Marinthea Richter OTD
Faculty Mentor: Bobbi Pineda PhD, OTR/L, CNT
Research Lab: NICU Therapy Lab
Year of Entry: 2020
I am currently a PhD student in the Chan Division of Occupational Science and Occupational Therapy working under the guidance of Dr. Bobbi Pineda. My research interest relates to the neurodevelopmental outcomes of high-risk infants and early intervention focusing on neonates. I became interested in this field during my clinical experience as an Occupational Therapist in South Africa, where I worked in pediatric acute care and outpatients at a large tertiary hospital. My current role as a PhD student is to support Dr. Pineda’s work related to the Supporting and Enhancing Neonatal Sensory Experience program (SENSE), and her research on the neurodevelopmental outcomes of premature infants admitted in Neonatal Intensive Care Units. My long term goal is to return to South Africa and continue with research on factors that may influence the neurodevelopmental outcomes for NICU survivors in developing countries.
Doctorate of Occupational Therapy (OTD)
2020 | University of Southern California
Masters in Early Childhood Intervention (MECI)
2017 | University of Pretoria
Bachelors in Occupational Therapy (BOT)
2012 | University of Pretoria
Meether, M., Bush, C. N., Richter, M., & Pineda, R. (2020). Neurobehavior of very preterm infants at term equivalent age is related to early childhood outcomes. Acta Paediatrica. Advance online publication. https://doi.org/10.1111/apa.15595 Show abstract
Aim. To describe neurodevelopmental outcomes during early childhood among infants born very preterm and define the relationships between neurobehavior of very preterm infants and neurodevelopmental outcomes at 4 years.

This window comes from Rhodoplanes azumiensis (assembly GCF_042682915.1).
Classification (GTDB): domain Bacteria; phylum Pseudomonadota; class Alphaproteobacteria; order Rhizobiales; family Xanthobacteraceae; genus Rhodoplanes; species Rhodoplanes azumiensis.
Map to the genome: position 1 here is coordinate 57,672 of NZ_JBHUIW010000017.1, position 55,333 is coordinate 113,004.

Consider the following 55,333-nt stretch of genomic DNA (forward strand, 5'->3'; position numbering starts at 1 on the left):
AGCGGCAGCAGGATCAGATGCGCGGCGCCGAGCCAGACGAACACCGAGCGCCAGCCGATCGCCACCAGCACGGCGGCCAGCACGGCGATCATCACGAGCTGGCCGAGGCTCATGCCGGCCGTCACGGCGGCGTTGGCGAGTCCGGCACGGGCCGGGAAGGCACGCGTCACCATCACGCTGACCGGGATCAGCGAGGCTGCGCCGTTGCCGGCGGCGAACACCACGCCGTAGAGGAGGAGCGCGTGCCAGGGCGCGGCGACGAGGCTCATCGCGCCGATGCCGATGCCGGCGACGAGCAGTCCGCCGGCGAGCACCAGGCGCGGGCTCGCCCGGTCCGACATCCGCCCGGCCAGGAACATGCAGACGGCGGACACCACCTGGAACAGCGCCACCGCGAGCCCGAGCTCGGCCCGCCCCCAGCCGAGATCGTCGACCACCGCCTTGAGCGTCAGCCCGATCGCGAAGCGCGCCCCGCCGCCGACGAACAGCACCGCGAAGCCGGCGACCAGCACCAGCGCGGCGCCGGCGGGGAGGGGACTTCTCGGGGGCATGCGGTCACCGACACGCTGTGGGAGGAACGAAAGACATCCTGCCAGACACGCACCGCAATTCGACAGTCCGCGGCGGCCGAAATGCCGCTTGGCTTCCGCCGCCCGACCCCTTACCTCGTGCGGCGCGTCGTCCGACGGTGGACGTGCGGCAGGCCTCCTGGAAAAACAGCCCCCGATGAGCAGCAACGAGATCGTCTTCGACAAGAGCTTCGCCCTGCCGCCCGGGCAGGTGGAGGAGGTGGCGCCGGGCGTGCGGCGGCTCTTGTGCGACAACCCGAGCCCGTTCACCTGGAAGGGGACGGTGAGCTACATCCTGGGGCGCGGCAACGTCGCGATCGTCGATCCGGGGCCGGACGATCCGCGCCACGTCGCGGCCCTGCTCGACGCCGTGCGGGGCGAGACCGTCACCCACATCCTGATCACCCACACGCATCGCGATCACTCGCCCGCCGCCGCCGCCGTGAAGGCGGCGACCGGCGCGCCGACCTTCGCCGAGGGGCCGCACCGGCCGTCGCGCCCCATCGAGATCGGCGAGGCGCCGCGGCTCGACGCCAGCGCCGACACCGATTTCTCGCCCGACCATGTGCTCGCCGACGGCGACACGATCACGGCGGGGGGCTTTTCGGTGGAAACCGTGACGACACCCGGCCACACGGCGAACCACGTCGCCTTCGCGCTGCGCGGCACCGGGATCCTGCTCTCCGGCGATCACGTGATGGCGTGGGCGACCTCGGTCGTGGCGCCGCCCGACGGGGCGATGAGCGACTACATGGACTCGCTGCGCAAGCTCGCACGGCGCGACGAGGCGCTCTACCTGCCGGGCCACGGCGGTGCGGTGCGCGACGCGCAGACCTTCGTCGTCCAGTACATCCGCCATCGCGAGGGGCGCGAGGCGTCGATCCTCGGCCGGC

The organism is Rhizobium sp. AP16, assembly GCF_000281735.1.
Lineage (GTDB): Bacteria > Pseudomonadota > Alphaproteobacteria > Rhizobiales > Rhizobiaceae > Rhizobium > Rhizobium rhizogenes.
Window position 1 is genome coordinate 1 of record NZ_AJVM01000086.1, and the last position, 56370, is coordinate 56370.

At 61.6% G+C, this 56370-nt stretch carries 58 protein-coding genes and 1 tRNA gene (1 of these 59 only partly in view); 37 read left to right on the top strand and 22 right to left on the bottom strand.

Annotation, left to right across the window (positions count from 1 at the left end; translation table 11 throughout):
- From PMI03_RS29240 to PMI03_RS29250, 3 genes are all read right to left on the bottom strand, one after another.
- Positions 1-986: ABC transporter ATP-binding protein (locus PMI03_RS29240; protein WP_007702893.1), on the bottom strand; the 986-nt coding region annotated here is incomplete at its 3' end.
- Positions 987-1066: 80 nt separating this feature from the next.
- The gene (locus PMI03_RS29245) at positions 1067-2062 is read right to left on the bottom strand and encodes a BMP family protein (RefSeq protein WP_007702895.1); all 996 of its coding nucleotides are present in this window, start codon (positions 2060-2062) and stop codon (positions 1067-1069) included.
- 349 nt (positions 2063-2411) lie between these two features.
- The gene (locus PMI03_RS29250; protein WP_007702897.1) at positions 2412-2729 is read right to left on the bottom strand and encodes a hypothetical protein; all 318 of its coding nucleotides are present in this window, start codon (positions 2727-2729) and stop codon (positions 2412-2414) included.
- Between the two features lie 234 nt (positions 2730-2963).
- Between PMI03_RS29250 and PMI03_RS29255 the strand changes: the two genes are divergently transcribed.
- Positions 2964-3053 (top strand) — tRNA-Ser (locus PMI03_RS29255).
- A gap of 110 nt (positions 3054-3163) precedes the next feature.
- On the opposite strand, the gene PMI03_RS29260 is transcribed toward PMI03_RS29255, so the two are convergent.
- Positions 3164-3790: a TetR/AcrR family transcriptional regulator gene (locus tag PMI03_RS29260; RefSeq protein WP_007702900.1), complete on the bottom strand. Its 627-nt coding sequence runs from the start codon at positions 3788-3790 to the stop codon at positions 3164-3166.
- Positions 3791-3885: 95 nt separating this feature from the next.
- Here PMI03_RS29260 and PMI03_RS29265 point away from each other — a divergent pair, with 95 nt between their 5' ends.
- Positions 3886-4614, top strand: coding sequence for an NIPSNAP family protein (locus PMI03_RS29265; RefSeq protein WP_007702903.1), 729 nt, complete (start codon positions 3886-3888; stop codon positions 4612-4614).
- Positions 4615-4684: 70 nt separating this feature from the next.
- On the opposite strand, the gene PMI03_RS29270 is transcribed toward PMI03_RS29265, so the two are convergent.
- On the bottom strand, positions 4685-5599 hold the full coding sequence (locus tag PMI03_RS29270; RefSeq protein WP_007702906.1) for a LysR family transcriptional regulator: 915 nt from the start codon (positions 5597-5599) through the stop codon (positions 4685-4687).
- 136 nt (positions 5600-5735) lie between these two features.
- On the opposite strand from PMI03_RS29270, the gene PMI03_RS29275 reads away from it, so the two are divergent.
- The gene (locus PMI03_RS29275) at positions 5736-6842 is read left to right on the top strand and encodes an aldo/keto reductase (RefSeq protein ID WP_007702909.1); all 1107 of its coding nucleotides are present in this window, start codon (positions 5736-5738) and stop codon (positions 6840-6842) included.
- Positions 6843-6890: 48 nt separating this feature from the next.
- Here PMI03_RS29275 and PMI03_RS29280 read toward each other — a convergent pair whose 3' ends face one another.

Methods. Forty‐eight infants born ≤32 weeks gestation had neurobehavior assessed at term equivalent age using the NICU Network Neurobehavioral Scale (NNNS). Outcomes at 4 years were assessed with the Ages and Stages Questionnaire (ASQ‐3), the Sensory Profile – Short Form (SF), and the Behavior Rating Inventory of Executive Function – Preschool version (BRIEF‐P).
Results. At 4 years, 23 (48%) children had at least one below average score on the ASQ‐3, 15 (31%) had a below average total score on the Sensory Profile‐SF, and 3 (6%) had an abnormal total score on the BRIEF‐P. Children with lower fine motor scores at 4 years had poorer orientation (p=.03) and self‐regulation (p=.03), hypertonia (p=.01), and more sub‐optimal reflexes (p=.02) as neonates. Children with lower gross motor scores at 4 years of age had more sub-optimal reflexes (p=.03) and lethargy (p=.046) as neonates. Children with tactile sensitivity at 4 years of age had poorer orientation (p=.01) and tolerance of handling (p=.03) as neonates. Children with decreased responsiveness at 4 years of age had low arousal (p=.02) as neonates, and those with poor auditory filtering at age 4 years had hypotonia (p=.03) as neonates.
Conclusion. Early neurobehavior is related to neurodevelopmental outcome in early childhood.